Daily Digest - April 3, 2018
“The Rev. Martin Luther King Jr. did not come preaching something new. He came shouting something we already knew but failed to live.” — Bishop Bruce R. Ough, president of the Council of Bishops.
NEWS AND FEATURES
United Methodists pledge to fight racism
WASHINGTON (UMNS) — In the 50 years since the assassination of the Rev. Martin Luther King Jr., racism is still “rearing its ugly head,” but nothing is a match for the God we love, said Bishop LaTrelle Miller Easterling. She was one of several United Methodist leaders who spoke on the eve of a rally expected to draw thousands to the nation’s capital. Kathy L. Gilbert has the story.
United Methodist join rally against racism
2 churches vote to leave denomination
LOUISVILLE, Miss. (UMNS) — Members of two Mississippi congregations led by the same pastor have chosen to leave The United Methodist Church. Their votes follow the departures of two large churches in the conference last year. In all four cases, pastors cited the ongoing homosexuality debate. Heather Hahn reports.
Church condemns sexual violence in DRC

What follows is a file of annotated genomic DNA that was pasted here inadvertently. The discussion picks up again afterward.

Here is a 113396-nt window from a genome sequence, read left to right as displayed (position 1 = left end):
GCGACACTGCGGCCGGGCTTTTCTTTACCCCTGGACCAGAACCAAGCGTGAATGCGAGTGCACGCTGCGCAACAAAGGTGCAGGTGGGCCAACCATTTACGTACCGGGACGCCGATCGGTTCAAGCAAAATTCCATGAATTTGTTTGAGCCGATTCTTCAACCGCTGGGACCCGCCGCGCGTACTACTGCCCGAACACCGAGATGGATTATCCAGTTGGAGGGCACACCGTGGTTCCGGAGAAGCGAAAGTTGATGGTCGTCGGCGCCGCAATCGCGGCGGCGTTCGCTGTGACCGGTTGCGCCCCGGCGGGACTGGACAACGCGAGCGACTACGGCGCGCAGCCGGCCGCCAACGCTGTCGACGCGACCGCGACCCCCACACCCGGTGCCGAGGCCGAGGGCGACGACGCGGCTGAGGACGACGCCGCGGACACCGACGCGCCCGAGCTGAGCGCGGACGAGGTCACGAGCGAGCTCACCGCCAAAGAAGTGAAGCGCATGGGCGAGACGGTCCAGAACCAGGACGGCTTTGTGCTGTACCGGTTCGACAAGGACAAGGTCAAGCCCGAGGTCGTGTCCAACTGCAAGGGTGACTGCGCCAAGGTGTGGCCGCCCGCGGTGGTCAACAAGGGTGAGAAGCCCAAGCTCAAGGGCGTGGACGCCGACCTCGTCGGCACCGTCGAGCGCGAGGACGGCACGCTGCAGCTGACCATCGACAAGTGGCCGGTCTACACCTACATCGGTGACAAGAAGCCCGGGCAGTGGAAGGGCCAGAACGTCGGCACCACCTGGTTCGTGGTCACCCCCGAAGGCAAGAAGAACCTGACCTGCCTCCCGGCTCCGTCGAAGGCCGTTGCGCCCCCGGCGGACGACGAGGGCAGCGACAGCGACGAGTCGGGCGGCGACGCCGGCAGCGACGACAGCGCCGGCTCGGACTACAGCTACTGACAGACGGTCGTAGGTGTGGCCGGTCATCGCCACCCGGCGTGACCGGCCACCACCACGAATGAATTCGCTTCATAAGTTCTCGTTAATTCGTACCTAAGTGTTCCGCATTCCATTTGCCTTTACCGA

SAMBA, Democratic Republic of Congo (UMNS) — The United Methodist Church here is helping raise awareness about sexual assault and encouraging victims to break their silence and seek justice. In the southern Maniema province, 5,000 cases of sexual violence were recorded in 2017 and most of the victims are girls ages 14 to 17, according to a new report. Chadrack Tambwe Londe has the story.
Tips for following Jesus every day
NASHVILLE, Tenn. (UMC.org) — The Rev. Junius Dotson, top executive of Discipleship Ministries, offers practical tips for growing in one’s relationship with Jesus and finding opportunities to share the Christian faith. The list includes praying for and with those serving restaurant meals.
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Alive at Crystal Springs
DOWAGIAC, Mich. — Dedicated in 1860, Crystal Springs Camp and Retreat Center is likely the oldest religious camp in the state. As churches are sending fewer kids to camp, the center has refocused its mission to do more outreach with its neighbors, hosting community events and welcoming campers from schools and other groups. Kay DeMoss reports.
To love neighbors, pay for their laundry
KNOXVILLE, Tenn. — To reach Colonial Heights United Methodist Church, people must go past a nearby laundromat. As part of loving their neighbors, church members decided to pay for the laundromat’s customers. The Rev. Daniel Ogle, the church’s pastor, reports what happened next.
Here are some of the activities ahead for United Methodists across the connection. If you have a United Methodist event to share, you can add it to the calendar with this submission form.
Thursday, April 5
Online Lay Servant Workshop: Leading Bible study
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